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We’ve Got a Thing ’bout The Post-and-Ring

bike_theft_cracks_in_ring.jpgLast week, the possibility that our beloved bicycle post-and-ring installations were easily vandalized shook many cyclists, not only compounding the fear of theft, but because the devices have become hopeful symbols of a changing Toronto. A local design envied and emulated by other cities, it’s only over the last few years that they’ve reached critical visibility (more than 16,000 are currently installed).
Admired by tourists and often compared to the iconic London Underground logo, the stout post-and-ring debuted in 1984 and has proved to be an ingenious design. Notable for both its brawn and simplicity, it avoids the banes of crowding and wheel-warping rails like other bicycle racks. Our humble ring-and-posts are quickly becoming as indelible an image as our red streetcars, and for that we should be proud.
There hasn’t yet been substantial evidence that vandals brandishing two-by-fours are wreaking mass havoc with the bike posts, but the City says they’re on it. It’s still pretty easy to boost a bike under the best of circumstances, but our “lollipops” have a pretty good track record. Nonetheless, many casual cyclists still don’t know the best steps to take when it comes to preventing theft, other than preparing for the unfortunate likelihood of it.

bike_theft_missing_ring.jpgIf a post-and-ring stand is broken or missing, call 416-39CYCLE or email with the information. Program the number into your mobile phone. Watch for cracks at the bottom of the ring or missing bolts which might be intentionally pre-weakened to allow a thief to easily slide your bike off.
Do not lock your bike to a sign post or parking meter. It can often be lifted up and over the sign, lock and all. Post-and-ring stands are free for placement on public property. Submit a request form [PDF] and the City will investigate the location and install the devices if appropriate. Best of all, any citizen can request posts for any location, so if you want some outside your workplace or home, your employer or landlord doesn’t have to be the one to call.
Use the City’s post-and-ring stands; they’re your best bet. Fences, trees and simple bike racks are easily cut, pried or lifted. If using a bike rack on private property like your workplace or at a store, look for ones around security cameras and in well-lit views of staff.
Buy the right size U-lock. If the lock is too small, it won’t be able to lock both the frame and front wheel to the centre post. If it’s too large, it can be easily pried open with a metal bar inserted into the loop. A redundant second lock (like a Kryptonite hardened metal chain and padlock) increases the time and number of tools needed to boost your ride, and should be used to lock the other wheel. Point the U-lock keyhole to the inside and facing down, and make sure the chain is tight and high on the frame.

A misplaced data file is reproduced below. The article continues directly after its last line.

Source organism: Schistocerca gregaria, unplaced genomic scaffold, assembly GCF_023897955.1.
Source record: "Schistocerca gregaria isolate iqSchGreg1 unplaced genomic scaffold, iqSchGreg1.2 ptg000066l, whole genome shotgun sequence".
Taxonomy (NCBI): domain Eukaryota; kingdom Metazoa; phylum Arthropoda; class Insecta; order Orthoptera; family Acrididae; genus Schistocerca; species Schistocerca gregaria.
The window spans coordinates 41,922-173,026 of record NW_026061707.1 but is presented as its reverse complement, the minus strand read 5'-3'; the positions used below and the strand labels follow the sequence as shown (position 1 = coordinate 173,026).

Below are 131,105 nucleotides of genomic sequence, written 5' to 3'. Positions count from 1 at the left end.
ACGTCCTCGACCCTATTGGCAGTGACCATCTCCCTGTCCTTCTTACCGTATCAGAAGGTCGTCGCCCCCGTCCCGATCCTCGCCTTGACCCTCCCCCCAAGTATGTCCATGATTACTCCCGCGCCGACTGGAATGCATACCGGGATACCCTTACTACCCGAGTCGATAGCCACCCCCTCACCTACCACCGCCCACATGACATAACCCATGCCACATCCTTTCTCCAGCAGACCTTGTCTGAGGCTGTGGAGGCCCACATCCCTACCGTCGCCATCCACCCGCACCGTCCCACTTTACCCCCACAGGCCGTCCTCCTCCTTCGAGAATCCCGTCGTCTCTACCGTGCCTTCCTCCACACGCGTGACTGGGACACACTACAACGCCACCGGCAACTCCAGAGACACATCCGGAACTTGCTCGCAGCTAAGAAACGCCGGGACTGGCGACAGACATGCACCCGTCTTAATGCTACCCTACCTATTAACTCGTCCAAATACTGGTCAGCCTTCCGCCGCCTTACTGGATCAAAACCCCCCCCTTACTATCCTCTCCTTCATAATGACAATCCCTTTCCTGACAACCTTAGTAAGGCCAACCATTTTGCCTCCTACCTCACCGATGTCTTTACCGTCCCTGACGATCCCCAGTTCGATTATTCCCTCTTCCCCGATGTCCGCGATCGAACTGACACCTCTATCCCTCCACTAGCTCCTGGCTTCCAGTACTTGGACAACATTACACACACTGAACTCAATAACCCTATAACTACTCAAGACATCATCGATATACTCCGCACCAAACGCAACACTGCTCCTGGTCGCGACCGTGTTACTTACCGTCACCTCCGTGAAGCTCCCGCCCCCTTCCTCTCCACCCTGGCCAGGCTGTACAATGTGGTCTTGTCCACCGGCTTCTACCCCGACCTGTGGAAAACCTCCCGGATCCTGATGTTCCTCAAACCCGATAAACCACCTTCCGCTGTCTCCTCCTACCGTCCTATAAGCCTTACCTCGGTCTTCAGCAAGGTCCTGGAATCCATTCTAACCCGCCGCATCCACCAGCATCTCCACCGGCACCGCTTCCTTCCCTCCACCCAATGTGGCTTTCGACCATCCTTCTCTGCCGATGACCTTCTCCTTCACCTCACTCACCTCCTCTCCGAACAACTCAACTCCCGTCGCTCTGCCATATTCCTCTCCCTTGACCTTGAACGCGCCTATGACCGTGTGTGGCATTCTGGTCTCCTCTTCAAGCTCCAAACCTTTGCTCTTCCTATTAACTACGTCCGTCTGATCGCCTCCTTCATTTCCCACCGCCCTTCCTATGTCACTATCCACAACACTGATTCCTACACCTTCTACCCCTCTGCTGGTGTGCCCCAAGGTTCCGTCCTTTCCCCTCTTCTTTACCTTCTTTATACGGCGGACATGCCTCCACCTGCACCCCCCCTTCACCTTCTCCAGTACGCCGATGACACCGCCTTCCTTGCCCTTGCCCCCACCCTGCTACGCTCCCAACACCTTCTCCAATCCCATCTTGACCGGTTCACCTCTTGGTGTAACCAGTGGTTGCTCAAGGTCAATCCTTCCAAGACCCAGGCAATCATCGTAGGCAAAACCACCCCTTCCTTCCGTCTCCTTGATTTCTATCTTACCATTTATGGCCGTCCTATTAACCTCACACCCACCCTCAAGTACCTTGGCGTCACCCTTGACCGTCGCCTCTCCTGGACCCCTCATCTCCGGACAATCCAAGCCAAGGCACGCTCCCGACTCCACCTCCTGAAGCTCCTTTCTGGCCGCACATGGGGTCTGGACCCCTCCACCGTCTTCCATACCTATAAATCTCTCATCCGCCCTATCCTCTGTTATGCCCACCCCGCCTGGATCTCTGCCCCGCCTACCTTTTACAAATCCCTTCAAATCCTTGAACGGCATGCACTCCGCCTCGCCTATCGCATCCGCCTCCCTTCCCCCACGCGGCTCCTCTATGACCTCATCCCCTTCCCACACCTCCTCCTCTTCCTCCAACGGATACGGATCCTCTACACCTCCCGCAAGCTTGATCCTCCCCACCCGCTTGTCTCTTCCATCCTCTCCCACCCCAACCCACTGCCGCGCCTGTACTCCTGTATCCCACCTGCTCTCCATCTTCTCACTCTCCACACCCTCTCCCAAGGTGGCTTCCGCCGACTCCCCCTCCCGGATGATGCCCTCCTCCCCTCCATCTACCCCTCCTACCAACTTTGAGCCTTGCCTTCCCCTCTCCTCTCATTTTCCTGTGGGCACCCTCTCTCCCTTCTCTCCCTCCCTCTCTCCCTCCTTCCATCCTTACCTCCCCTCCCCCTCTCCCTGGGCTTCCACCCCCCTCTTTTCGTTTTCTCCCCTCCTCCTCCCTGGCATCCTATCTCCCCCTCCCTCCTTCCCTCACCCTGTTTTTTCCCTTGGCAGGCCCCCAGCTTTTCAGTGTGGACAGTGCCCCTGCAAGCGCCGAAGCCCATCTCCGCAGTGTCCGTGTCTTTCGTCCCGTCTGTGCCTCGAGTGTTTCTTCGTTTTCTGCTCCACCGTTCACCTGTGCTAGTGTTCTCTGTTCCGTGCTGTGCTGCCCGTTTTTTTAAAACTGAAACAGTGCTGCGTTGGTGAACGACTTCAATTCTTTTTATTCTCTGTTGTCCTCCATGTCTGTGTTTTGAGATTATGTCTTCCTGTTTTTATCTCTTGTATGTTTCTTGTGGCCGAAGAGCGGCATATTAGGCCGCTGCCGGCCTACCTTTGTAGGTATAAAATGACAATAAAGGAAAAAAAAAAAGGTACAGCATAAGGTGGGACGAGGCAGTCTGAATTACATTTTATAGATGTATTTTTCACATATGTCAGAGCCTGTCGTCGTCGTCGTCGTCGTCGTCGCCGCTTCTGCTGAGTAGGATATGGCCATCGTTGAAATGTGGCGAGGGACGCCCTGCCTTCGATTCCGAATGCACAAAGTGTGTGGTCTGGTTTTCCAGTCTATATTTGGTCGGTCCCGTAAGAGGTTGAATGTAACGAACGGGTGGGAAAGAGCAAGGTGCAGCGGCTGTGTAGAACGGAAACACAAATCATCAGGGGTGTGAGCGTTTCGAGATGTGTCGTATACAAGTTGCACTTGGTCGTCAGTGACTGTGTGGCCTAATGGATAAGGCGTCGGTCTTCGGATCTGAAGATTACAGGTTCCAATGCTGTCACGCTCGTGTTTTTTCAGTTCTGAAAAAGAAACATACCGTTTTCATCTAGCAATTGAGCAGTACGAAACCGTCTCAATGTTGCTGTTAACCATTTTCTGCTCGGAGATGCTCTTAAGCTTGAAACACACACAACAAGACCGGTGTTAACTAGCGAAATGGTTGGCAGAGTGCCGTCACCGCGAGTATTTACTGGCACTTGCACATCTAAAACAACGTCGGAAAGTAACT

Is there construction or a film crew in the area? The city has been known to remove the ring-and-post stands (along with your bike) to accommodate them. Ask local security guards, concierges, or officers where the bikes would have been stored, or call Transportation Services at 416-39CYCLE.
bike_theft_rack.jpgRegister your bicycle serial number with the police [PDF]. Good bike shops will also keep a record of your serial number, and it’s the only real hope for recovery if it gets stolen and pawned. Don’t get your hopes up though: only about 13% of stolen bikes are returned. Be sure to check the Cycling Cog lost & found listings and also register at the Bike Registry Canada.
Report the theft, dammit! Only half of the 7000 annual bike thefts are reported, and although bicycle crime is virtually a nonexistent priority for the cops, the volume of reports is what instigates action. Whether responded to or not, every call to the police is logged and tracked by a computer algorithm to give the police crucial trending information.
Don’t buy a bike at a pawn shop unless you can be sure that it doesn’t accept stolen goods. At least two Toronto pawn shops are suspected to trade in stolen bikes, and the Toronto Police disbanded their special unit investigating secondhand stores. That cheap bike might lawfully belong to a student, environmentalist or courier, and you don’t want to increase your karmic debt when you’ve chosen to share a road with cars.
The squeaky wheel gets the grease. Be a proud and involved cyclist who fights for change. Bike thiefs couldn’t care less, the cops are focused elsewhere, and city councillors are supposed to work for you, so call, email, blog, document, demonstrate, and educate.